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Culture’s Role in the Fourth Industrial Revolution

By August 20, 2018June 4th, 2019Leadership

Culture’s Role in the Fourth Industrial Revolution

Culture’s Role in the Fourth Industrial Revolution
Culture’s Role in the Fourth Industrial Revolution

The New Now

Changing work, changing workforces

Artificial intelligence, automation, younger workforces, remote working, super tasking, flat structures, new job types, intrapreneurship – wherever you look, the nature of work is changing.

Yet, as long as people work together, employees will always have a need to feel connected, involved and part of a bigger, more meaningful and shared purpose.

The World Economic Forum puts this need into context:

The world requires a new kind of workplace – one with the adaptability, entrepreneurialism and the trust of all stakeholders – that can bring people together with the power to make change, to achieve mutual understanding and empathy, to come to common agreement and, where appropriate, to push action forward.

So, while today’s workplaces reflect the ever-growing diversity and complexity of our tech-driven world, we remain what we are:


In an age of digital disruption, where change is constant, we have an extraordinary opportunity to rewrite the rules of everything work-related; from motivation and engagement to connectivity and communication.

Yet, we must not forget that it is culture that binds the many dimensions of the workplace experience together. And culture has never been more critical to business success than right now.

In a whitepaper by Deloitte about the transition to the future of work, a Bersin survey reveals that 69% of C-suite executives believe that their culture is a ‘critically important factor’ in realising the organisation’s mission and vision.

In another culture survey conducted by Katzenbach Center at Strategy&, 84% of the executives said culture is ‘critical to business success’.

But if culture is widely understood as vital to business success, why then does it receive so little attention in organisations? Also, why is the call for culture change largely ignored by management?

In the Katzenbach survey, 96% of respondents agreed that some form of culture change was needed within their organisations.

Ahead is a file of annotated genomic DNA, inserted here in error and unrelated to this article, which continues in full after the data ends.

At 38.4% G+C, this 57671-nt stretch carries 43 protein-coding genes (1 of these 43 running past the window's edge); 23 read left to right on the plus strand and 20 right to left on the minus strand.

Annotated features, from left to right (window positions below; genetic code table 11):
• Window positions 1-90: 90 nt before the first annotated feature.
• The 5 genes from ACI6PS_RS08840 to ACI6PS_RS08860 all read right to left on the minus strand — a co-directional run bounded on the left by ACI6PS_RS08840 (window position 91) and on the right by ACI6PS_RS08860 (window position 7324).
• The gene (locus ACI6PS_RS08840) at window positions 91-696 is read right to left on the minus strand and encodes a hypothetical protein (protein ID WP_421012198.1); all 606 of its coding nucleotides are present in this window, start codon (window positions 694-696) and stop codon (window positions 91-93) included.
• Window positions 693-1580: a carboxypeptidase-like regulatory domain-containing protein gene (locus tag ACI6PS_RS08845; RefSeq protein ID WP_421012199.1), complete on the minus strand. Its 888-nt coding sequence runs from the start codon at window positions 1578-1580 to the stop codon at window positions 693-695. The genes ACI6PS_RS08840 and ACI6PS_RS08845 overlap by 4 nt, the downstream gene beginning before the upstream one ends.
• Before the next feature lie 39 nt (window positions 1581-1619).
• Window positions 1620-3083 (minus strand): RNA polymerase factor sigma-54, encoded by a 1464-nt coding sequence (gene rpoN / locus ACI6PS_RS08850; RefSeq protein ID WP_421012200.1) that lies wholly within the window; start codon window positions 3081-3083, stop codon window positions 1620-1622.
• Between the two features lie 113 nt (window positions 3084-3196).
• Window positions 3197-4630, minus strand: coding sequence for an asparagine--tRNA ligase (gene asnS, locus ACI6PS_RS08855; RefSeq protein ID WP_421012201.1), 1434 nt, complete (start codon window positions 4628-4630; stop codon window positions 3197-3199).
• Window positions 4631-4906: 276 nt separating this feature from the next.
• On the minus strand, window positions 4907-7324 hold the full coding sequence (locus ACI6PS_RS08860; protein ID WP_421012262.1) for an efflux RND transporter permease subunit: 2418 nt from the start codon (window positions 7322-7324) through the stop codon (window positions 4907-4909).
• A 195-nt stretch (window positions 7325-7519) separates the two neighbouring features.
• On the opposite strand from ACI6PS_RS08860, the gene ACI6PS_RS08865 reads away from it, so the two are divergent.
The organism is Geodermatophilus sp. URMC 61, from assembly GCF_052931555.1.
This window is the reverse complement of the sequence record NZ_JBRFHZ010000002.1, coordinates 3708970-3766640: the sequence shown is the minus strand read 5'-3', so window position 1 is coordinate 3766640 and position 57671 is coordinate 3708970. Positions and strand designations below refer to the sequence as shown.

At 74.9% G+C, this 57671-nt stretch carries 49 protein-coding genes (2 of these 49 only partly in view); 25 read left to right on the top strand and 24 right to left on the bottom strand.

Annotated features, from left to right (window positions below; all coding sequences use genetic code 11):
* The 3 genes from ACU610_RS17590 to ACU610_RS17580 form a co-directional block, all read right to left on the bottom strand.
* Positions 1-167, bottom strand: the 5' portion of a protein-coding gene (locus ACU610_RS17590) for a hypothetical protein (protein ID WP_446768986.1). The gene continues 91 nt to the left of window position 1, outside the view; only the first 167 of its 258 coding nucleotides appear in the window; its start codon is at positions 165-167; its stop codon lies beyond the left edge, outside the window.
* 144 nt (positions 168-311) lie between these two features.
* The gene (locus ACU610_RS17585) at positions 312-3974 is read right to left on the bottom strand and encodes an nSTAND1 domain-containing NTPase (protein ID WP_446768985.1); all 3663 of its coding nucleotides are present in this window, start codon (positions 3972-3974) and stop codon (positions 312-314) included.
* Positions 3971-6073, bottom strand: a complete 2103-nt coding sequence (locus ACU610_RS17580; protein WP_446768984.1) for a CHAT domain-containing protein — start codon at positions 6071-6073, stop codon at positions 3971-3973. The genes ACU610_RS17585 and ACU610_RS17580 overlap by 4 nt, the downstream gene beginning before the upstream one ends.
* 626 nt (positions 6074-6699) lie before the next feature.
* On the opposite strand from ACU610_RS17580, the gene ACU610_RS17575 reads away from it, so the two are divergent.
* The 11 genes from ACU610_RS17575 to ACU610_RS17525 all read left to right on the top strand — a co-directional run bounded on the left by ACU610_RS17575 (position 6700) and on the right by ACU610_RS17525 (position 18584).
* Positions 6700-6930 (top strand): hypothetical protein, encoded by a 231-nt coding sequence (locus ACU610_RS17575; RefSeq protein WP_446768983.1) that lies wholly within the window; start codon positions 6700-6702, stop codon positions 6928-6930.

When interviewed about the findings of this survey, Katzenbach Center head and Strategy& principal, Rutger von Post, said:

“The single biggest surprise to me was that a full 51% of respondents believe their organization’s culture is in need of a major overhaul.”

A possible reason for management’s avoidance of culture-based concerns is that culture, itself carries a negative legacy perception; one that persists to this day. There are still executives who see corporate culture as a ‘soft’ issue; something for ‘the bleeding hearts’ (whoever they may be). This misperception is compounded by the view (again, mistaken) that culture defies measurement and is, therefore, not a material consideration.

This, even in the face of several current and high-profile examples of the damage caused by toxic cultures to brand equity and business value. Not to mention, a mass of evidence that demonstrates the causal link between culture and performance.

But even in organisations where the connection between culture and business performance is fully appreciated, lack of culture change knowledge, skills and resources hamper change efforts and, inevitably, change efficacy.

Whether an organisation is positioned for culture transformation or not, one fact is undeniable. In the Fourth Industrial Revolution – an age in which artificial intelligence, machine learning, mass automation and augmented reality loom large – culture plays a key role. Not simply in shaping the future of work, but in creating an abundant future. For humans.

Felicity Hinton

Felicity Hinton

Felicity Hinton is the founder and chief strategist at Humanist, a culture-change agency that helps transform people for business success. Previously, she worked in human performance solution design, and advertising. She is a certified change manager (UCT), has a Bachelor’s degree in English (Wits), and has won several awards for her business writing, including a Silver Quill.

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